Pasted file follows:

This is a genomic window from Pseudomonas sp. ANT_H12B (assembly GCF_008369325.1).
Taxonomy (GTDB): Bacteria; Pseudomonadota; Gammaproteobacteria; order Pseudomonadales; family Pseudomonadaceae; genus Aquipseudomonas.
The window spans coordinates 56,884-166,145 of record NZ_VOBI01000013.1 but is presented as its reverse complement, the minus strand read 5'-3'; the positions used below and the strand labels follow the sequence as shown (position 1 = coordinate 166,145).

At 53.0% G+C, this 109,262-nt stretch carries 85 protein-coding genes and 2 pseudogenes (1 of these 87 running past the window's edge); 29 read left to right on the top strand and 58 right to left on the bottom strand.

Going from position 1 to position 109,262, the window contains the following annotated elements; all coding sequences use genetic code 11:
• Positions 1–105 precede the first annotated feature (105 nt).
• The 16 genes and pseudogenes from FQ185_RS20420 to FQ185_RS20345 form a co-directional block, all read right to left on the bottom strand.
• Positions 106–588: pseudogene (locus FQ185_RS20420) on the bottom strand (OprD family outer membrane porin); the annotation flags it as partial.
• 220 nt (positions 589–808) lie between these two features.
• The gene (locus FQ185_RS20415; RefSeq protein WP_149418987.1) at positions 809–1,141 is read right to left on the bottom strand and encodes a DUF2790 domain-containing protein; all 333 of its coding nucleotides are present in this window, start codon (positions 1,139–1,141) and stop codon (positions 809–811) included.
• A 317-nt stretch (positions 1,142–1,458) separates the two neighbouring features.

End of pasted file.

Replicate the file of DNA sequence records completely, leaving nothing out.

This is a genomic window from Pseudomonas sp. ANT_H12B (assembly GCF_008369325.1).
Taxonomy (GTDB): Bacteria; Pseudomonadota; Gammaproteobacteria; order Pseudomonadales; family Pseudomonadaceae; genus Aquipseudomonas.
The window spans coordinates 56,884-166,145 of record NZ_VOBI01000013.1 but is presented as its reverse complement, the minus strand read 5'-3'; the positions used below and the strand labels follow the sequence as shown (position 1 = coordinate 166,145).

At 53.0% G+C, this 109,262-nt stretch carries 85 protein-coding genes and 2 pseudogenes (1 of these 87 running past the window's edge); 29 read left to right on the top strand and 58 right to left on the bottom strand.

Going from position 1 to position 109,262, the window contains the following annotated elements; all coding sequences use genetic code 11:
• Positions 1–105 precede the first annotated feature (105 nt).
• The 16 genes and pseudogenes from FQ185_RS20420 to FQ185_RS20345 form a co-directional block, all read right to left on the bottom strand.
• Positions 106–588: pseudogene (locus FQ185_RS20420) on the bottom strand (OprD family outer membrane porin); the annotation flags it as partial.
• 220 nt (positions 589–808) lie between these two features.
• The gene (locus FQ185_RS20415; RefSeq protein WP_149418987.1) at positions 809–1,141 is read right to left on the bottom strand and encodes a DUF2790 domain-containing protein; all 333 of its coding nucleotides are present in this window, start codon (positions 1,139–1,141) and stop codon (positions 809–811) included.
• A 317-nt stretch (positions 1,142–1,458) separates the two neighbouring features.